Indian Army operating from CH-47F Chinook
The Indian Air Force is keenly looking forward to operating the Boeing CH-47F Chinook. The Ministry of Defence (MoD) has cleared the decks for a contract for 15 helicopters, though an internal assessment suggests the IAF may ultimately looking to order another 15. Either way, the Chinook brings to bear a gamechanging delivery capability, the kind the Indian Air Force (IAF) has never had before in terms of flexibility and access, especially in high altitude areas. The IAF will also employ the Chinook for special operations with the Indian Army. In fact, SP’s has photographs of the Yudh Abhyas 2013 exercise that took place in May last year that involved Chinook operations in an simulated real-world environment. The Indian Army’s 99th Mountain Brigade and the US Army’s 1st Brigade Combat Team, 82nd Airborne Division participated in the exercise at Fort Bragg, North Carolina, along with the 3rd Squadron, 73rd Calvary Regiment from the US forces; and from India, the 2nd Battalion, 5th Gurka Rifles; the 50th Independent Para Brigade, and the 54th Engineers Regiment. The exercise gave Indian forces their first operational brush (apart from field evaluation trials of the aircraft that took place in 2010-11) with the Chinook.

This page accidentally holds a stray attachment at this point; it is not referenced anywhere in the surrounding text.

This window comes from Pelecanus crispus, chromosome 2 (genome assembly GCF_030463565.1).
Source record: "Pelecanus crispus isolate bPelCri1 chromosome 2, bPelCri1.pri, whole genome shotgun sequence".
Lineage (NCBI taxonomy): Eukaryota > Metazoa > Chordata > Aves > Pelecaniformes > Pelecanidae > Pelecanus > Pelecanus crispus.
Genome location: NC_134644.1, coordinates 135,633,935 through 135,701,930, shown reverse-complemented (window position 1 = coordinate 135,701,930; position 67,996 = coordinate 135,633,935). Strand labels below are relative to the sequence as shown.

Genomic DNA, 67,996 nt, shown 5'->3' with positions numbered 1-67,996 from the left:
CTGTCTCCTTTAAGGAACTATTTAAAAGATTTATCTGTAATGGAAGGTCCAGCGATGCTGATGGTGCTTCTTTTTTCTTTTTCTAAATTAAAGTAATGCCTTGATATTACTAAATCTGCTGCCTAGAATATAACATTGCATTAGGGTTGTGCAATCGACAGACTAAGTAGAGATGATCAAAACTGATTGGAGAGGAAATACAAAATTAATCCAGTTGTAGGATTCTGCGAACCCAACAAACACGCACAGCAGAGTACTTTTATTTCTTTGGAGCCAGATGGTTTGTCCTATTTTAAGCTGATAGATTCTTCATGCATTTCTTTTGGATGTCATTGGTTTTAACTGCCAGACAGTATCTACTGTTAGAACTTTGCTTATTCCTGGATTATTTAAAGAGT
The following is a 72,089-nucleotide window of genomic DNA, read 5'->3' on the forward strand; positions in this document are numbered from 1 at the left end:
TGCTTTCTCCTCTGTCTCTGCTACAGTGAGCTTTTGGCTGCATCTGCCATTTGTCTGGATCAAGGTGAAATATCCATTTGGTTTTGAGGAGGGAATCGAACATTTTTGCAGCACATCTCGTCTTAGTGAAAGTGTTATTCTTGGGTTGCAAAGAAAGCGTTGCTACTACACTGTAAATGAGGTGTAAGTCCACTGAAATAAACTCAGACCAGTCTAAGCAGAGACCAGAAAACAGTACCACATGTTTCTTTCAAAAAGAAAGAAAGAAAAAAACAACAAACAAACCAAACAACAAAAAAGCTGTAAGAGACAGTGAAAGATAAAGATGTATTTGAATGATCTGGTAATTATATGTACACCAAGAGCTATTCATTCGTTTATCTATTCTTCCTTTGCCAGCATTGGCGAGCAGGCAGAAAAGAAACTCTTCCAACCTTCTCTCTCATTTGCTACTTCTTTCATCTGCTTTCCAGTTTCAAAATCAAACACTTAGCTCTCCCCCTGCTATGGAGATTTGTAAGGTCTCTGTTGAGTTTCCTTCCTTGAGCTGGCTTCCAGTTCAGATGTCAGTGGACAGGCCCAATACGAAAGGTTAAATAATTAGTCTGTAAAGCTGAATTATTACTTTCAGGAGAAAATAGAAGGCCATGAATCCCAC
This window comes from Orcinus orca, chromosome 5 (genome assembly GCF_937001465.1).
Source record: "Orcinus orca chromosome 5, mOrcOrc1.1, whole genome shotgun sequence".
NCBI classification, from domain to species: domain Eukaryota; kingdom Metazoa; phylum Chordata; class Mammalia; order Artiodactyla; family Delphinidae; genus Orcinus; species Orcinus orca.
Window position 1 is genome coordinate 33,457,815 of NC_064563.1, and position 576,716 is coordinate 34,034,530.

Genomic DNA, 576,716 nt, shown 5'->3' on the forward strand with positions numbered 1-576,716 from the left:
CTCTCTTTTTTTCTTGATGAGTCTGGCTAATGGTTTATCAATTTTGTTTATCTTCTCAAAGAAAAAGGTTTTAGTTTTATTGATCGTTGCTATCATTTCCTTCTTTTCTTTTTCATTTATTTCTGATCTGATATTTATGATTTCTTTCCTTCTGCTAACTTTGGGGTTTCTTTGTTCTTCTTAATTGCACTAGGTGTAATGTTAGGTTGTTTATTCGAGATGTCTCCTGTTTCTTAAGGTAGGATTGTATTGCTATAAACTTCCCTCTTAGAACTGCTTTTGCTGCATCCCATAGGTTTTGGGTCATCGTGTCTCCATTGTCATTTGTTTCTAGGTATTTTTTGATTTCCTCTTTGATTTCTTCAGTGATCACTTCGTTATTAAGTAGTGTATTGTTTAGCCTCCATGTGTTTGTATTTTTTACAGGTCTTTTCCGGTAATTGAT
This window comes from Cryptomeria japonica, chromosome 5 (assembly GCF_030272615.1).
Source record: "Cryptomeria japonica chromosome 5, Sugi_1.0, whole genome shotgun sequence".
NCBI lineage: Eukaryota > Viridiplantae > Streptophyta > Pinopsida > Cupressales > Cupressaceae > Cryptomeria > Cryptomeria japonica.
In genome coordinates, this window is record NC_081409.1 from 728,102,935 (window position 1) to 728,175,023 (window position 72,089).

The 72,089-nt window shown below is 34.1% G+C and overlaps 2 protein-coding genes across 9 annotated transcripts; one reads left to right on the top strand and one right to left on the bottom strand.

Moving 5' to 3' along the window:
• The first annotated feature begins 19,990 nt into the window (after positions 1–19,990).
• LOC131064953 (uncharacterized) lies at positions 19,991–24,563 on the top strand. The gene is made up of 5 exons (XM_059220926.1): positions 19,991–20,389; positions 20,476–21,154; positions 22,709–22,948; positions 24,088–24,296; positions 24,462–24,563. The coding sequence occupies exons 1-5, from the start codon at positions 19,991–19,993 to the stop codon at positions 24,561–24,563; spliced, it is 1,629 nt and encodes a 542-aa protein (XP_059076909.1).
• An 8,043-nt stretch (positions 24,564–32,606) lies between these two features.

The IAF will use the Chinook for troop transport, nation building, special operations, equipment transport, search and rescue, humanitarian relief, firefighting, Medevac and logistical resupply. As the workhorse of US Army aviation, the question is whether the Indian Army will also look to operate the Chinook, just as it has achieved authorisation to procure its own attack helicopters (39 AH-64D Apache Block IIIs if the Army’s plans work out). The questions then are these: will control over tactical battlefield assets stretch to a platform like the Chinook? Would the Army look at the Chinook from the perspective of its ‘aviation brigade’ plans? Probably most important, will the government step in, send out a clear message on jointmanship and synergies between the forces and rationalise procurements so that a stretched budget doesn’t involve operational overlaps as is bound to be the case with anti-armour air support?